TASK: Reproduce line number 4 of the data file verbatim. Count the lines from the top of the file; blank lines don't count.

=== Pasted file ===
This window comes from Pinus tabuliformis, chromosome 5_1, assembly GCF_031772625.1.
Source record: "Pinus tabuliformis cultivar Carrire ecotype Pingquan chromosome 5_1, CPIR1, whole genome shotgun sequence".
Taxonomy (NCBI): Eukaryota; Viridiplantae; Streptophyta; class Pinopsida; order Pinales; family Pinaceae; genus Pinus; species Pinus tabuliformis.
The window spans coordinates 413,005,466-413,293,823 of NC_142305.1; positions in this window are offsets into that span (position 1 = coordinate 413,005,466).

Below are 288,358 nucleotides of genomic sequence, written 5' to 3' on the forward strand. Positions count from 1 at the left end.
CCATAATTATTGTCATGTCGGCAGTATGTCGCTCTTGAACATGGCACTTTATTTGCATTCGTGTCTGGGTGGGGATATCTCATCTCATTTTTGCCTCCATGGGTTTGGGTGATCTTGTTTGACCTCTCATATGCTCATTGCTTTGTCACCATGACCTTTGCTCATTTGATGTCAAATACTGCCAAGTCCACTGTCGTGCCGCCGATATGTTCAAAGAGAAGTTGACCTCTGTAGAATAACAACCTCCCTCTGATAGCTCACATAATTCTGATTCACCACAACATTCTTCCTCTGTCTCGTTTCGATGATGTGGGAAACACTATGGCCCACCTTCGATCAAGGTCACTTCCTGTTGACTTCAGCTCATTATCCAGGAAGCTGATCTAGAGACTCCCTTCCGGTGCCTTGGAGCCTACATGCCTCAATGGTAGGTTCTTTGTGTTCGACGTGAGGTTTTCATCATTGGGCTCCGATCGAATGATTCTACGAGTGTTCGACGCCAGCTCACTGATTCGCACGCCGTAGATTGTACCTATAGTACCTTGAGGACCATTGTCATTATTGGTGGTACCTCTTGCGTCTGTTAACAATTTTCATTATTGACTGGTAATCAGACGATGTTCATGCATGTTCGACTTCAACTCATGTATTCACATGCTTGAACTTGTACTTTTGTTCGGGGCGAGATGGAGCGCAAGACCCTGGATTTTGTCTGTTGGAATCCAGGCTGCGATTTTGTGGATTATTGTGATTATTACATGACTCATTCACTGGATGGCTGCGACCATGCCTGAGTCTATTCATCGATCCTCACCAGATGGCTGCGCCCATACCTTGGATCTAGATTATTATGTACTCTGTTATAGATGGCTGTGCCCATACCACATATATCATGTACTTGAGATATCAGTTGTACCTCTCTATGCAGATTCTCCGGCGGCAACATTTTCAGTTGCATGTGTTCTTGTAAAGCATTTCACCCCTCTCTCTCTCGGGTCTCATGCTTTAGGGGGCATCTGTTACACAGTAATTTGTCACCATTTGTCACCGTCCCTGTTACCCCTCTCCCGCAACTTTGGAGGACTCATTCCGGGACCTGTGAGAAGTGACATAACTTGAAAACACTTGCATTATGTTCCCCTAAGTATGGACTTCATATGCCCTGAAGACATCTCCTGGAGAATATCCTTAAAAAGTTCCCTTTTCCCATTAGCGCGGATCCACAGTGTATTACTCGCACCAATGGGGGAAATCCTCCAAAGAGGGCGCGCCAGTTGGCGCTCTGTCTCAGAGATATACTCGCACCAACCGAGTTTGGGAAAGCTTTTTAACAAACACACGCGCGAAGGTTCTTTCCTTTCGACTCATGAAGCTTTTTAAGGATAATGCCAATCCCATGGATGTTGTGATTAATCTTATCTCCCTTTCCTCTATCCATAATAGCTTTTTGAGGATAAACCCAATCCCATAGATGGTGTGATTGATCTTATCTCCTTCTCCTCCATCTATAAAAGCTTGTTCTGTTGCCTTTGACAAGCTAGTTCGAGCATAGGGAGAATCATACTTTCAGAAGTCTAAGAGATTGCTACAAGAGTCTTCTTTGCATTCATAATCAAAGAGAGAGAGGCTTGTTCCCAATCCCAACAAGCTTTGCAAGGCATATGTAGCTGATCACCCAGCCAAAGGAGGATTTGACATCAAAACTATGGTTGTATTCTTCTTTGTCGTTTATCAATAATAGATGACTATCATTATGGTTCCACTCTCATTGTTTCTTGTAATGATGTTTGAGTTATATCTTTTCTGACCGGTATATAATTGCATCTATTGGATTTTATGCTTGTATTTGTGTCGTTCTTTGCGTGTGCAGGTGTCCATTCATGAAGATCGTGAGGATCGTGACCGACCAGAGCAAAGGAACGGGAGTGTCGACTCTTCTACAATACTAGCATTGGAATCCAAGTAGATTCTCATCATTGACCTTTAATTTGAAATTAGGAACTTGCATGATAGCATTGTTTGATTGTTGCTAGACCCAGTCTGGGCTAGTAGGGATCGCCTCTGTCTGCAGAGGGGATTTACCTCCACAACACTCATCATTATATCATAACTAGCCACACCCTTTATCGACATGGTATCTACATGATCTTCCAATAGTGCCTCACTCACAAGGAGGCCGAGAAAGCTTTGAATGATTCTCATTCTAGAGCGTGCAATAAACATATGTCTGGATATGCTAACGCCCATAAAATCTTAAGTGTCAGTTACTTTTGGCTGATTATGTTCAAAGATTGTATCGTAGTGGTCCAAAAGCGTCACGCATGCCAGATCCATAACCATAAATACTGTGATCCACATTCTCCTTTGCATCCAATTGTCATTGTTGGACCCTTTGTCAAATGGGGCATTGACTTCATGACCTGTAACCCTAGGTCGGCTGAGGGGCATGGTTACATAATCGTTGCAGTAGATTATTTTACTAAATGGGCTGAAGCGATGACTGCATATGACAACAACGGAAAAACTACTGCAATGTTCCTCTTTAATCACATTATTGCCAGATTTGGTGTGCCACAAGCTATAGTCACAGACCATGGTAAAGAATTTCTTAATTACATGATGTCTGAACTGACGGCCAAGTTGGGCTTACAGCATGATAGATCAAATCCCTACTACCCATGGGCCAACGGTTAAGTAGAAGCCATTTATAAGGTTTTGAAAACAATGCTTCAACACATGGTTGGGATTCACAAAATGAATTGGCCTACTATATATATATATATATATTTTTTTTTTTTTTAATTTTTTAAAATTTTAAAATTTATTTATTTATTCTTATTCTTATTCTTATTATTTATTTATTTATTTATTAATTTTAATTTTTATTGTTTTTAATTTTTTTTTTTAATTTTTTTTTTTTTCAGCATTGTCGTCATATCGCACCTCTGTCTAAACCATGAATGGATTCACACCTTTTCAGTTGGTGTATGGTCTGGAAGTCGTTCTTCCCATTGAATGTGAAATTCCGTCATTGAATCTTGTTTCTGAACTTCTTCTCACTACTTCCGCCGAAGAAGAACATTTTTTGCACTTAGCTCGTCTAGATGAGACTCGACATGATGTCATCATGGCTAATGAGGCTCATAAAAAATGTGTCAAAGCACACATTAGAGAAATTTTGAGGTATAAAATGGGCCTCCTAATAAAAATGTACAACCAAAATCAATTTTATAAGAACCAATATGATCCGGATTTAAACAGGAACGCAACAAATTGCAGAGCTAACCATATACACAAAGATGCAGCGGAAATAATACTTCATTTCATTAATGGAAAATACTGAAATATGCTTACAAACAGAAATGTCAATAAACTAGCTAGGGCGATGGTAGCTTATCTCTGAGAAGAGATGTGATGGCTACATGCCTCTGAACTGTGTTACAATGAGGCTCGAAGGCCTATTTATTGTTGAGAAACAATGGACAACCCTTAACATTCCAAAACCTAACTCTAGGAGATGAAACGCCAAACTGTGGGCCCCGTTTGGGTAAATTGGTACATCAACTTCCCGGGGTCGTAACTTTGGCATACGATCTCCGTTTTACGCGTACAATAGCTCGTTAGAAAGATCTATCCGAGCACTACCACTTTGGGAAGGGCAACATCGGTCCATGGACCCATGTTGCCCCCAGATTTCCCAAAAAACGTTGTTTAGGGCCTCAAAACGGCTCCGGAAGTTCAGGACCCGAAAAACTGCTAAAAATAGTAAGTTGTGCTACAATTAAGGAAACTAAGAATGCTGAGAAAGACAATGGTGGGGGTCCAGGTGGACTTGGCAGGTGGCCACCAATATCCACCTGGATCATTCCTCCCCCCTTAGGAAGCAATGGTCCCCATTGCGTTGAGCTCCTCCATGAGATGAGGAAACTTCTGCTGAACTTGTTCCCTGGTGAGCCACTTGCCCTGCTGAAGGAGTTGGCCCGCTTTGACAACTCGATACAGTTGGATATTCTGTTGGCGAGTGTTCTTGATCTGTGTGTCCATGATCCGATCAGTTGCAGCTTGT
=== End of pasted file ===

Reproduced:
The window spans coordinates 413,005,466-413,293,823 of NC_142305.1; positions in this window are offsets into that span (position 1 = coordinate 413,005,466).